March is National Colorectal Cancer Awareness Month

In recognition of March as National Colorectal Cancer Awareness Month, BJC Help for Your Health is encouraging employees to understand the risk factors for colorectal cancer. For the ninth year, employees who commit to colorectal cancer prevention have an opportunity to win home exercise equipment valued at $1,000.

Eligible employees must:

  • pledge to schedule or encourage a family member or friend to schedule a screening test in 2017, based on the American Cancer Society guidelines or the advice of their physician
  • promote healthy nutrition and exercise in 2017
  • complete an educational quiz about colorectal cancer
  • turn in the completed pledge form by March 31
Learn more about colon cancer

Colon cancer is the third most commonly diagnosed cancer in the U.S., with about 140,000 people diagnosed each year, and the third leading cause of cancer death in both men and women in the U.S. Colorectal cancer refers to cancers in the colon or rectum. Most colorectal cancers begin as polyps, abnormal growths that may become cancers over a long period of time.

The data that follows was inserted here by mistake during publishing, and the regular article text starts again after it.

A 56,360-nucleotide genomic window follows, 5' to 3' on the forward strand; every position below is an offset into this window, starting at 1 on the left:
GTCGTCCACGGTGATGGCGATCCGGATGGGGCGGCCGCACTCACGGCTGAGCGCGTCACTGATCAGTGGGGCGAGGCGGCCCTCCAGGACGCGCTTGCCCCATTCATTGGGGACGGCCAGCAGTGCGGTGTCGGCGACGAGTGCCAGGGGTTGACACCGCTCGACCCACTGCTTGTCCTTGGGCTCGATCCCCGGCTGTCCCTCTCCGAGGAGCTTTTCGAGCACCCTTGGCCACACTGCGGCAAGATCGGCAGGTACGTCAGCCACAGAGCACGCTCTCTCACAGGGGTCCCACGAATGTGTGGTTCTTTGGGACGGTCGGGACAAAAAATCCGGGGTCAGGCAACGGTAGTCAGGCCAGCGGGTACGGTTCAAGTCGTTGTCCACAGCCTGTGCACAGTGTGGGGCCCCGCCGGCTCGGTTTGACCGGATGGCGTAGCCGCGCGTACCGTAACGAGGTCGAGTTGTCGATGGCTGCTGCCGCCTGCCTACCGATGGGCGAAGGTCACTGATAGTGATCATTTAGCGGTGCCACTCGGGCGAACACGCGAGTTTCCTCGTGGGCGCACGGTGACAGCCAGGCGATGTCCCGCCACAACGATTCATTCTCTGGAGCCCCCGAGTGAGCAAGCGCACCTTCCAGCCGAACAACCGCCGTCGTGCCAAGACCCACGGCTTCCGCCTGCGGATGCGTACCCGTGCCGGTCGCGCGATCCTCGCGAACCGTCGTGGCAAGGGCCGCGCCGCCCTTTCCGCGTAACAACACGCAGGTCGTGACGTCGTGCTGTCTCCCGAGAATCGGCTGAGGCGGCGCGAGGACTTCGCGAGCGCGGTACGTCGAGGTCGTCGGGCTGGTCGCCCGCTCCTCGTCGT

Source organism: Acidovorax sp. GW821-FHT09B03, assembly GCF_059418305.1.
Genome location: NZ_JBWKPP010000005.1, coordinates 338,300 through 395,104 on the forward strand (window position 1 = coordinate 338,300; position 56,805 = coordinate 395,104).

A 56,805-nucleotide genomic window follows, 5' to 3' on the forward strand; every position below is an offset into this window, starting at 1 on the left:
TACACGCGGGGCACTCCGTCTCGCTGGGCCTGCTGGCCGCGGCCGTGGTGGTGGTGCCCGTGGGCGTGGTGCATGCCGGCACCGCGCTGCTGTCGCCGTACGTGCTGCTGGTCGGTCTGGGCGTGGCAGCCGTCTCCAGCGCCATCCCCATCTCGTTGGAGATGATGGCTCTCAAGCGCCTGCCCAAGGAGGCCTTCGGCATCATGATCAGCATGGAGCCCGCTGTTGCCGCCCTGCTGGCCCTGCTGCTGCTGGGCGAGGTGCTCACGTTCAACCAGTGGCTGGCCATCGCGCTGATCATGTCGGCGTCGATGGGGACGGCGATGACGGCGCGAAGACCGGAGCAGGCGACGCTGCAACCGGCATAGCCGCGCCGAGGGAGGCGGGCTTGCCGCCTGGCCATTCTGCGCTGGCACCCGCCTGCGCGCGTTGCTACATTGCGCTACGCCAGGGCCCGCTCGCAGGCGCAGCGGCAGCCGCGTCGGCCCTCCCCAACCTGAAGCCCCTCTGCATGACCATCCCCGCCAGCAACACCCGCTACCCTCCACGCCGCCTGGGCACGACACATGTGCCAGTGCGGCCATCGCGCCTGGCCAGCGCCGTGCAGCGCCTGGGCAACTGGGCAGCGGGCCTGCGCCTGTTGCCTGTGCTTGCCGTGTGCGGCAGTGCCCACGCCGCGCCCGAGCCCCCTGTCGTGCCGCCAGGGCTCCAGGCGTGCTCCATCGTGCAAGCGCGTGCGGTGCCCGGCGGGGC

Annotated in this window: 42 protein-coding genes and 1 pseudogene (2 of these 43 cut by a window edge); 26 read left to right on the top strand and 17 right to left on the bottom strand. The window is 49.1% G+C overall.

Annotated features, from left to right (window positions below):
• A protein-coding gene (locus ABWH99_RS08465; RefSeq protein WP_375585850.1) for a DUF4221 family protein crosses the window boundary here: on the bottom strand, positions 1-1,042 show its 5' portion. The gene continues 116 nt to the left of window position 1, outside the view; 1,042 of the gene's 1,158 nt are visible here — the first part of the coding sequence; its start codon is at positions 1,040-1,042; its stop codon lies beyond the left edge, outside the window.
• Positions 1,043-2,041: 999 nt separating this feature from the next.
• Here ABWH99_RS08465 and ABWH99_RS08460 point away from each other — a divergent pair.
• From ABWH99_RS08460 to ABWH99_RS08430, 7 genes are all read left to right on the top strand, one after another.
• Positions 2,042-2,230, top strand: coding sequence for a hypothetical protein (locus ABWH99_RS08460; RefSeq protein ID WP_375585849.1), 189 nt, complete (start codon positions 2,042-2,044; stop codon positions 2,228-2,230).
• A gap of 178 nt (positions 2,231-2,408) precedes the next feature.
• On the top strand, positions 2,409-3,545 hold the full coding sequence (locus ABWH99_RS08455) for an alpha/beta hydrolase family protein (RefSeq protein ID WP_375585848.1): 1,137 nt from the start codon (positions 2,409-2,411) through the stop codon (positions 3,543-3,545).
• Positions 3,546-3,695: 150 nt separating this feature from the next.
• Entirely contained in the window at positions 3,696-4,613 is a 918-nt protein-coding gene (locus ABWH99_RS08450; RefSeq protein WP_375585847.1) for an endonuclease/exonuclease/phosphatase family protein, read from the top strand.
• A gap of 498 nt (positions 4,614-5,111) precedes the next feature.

The good news is that individuals can take steps to prevent colon cancer by changing certain risk factors. Some changeable risk factors include not getting screened; being overweight; eating a diet high in red and processed meat; having low physical activity; drinking too much alcohol; smoking; and being low in certain nutrients.

Though colon cancer is preventable, there are a number of important risk factors that people can’t control, such as age, family history, being tall and having inflammatory bowel disease. Up to 5-6 percent of all colon cancers in the United States are caused by inherited colon cancer syndromes.

It’s important to note that 75 percent of patients with colon cancer have no symptoms, and 75 percent of patients with colorectal cancer have no family history. This means starting patient colon cancer screening at age 50 is very important. Several different colorectal cancer screening tests are used for detecting colon cancer, and they should be done at certain intervals.